|The July Technology Q&A column
told how to automatically include an Excel header or footer that
carries the workbook’s path and filename (such as C:
clientfirst quarter results ). We noted that although
such headers and footers can be created easily in Word, Excel
lacks such a built-in function. However, we reported that we had
found an add-on utility that does the job automatically. It’s
available free from JWalk and Associates ( www.j-walk.com/ss/excel/files/addpath.htm
As a result of that item, many readers were surprised to discover that it was possible to create headers and footers for filenames and path in Word, and they asked us how it was done. Here’s the story:
Begin by clicking on the View icon in the toolbar and then Header and Footer . When the Header and Footer toolbar opens, click on Insert AutoText and a menu of choices will drop down. You have, among several options, a choice of Filename and path or just Filename . Click on either one and the header or footer will be formatted automatically, as shown in the screen shot below.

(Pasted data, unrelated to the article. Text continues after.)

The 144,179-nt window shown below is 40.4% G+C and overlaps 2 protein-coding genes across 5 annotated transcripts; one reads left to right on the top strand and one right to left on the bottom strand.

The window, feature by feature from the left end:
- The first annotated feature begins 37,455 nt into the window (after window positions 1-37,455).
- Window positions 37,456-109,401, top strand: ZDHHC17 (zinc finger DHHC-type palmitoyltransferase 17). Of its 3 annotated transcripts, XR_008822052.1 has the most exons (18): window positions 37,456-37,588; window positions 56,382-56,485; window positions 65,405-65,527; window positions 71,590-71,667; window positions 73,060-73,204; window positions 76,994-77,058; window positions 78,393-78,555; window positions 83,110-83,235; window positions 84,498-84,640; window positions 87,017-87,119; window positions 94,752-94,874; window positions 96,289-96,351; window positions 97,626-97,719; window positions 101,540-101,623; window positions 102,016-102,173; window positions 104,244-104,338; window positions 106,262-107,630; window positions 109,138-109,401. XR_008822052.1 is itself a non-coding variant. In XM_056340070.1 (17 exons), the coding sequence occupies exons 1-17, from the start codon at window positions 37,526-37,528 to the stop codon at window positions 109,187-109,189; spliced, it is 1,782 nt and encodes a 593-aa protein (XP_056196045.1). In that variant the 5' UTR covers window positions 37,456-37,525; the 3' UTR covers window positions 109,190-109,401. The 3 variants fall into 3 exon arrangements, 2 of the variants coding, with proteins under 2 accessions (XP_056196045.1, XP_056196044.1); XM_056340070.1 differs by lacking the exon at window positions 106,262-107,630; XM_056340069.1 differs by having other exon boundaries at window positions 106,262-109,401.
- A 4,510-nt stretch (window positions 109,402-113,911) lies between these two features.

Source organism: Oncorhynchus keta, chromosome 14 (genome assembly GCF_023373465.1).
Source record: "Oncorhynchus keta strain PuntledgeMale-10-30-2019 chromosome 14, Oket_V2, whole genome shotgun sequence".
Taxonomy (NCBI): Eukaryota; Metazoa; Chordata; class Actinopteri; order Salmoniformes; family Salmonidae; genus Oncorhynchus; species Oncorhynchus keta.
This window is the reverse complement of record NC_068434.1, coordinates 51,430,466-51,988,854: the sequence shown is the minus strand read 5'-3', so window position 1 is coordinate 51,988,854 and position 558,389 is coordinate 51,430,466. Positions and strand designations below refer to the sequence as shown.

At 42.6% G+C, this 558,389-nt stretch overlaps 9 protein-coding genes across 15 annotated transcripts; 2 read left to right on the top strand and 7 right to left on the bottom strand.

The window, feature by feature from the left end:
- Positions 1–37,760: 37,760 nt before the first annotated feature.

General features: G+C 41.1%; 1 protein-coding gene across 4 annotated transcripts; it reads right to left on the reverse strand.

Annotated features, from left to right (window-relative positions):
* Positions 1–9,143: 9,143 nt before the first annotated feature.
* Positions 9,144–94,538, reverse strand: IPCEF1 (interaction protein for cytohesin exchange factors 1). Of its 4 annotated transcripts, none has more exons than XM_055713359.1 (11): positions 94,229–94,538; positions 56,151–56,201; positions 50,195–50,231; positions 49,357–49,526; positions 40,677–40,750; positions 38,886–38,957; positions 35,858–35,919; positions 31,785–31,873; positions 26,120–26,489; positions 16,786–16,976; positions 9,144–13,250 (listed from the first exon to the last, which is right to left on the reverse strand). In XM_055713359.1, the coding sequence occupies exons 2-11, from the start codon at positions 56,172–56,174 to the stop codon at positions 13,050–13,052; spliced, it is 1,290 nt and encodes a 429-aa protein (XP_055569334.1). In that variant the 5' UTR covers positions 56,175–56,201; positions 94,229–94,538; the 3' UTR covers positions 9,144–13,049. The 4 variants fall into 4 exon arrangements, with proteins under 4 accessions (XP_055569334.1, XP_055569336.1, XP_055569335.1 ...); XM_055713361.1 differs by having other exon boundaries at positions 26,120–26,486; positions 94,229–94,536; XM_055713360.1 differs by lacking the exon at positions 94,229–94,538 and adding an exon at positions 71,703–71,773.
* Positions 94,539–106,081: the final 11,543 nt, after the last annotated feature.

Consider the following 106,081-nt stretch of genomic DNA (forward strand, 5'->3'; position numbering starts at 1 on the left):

In addition, scores of readers e-mailed us about other Excel methods for including a file’s path and name in the body of the spreadsheet; while these processes are not automatic and may not put the name or path in the header and footer—but in the spreadsheet itself—they’re good alternatives.
The most common method begins by picking a cell position for displaying filename and path and typing =CELL(“filename”) in that cell. Then, when you’re ready to print, click on File, Page Setup and select the Sheet tab and check the Rows to repeat at top box , as shown below.
Another way is to go to the toolbar and click on File, Page Setup , the Header/Footer tab and then the Custom Header box. Then fill in the path and filename and click OK.
Yet another way was submitted by Monika Smith, a CPA at Grant Thornton. She suggests selecting a cell where you want the filename and path to be displayed, going to the toolbar and clicking on Insert and on the fx Function. The screen will open and default to cell as your function name, as shown in the screen shot below.
That will open another window. In the space for info_type enter the path and filename. Then, when you print the worksheet, it will look like this:
With all these suggestions, there should no reason ever to omit a path and filename for every spreadsheet.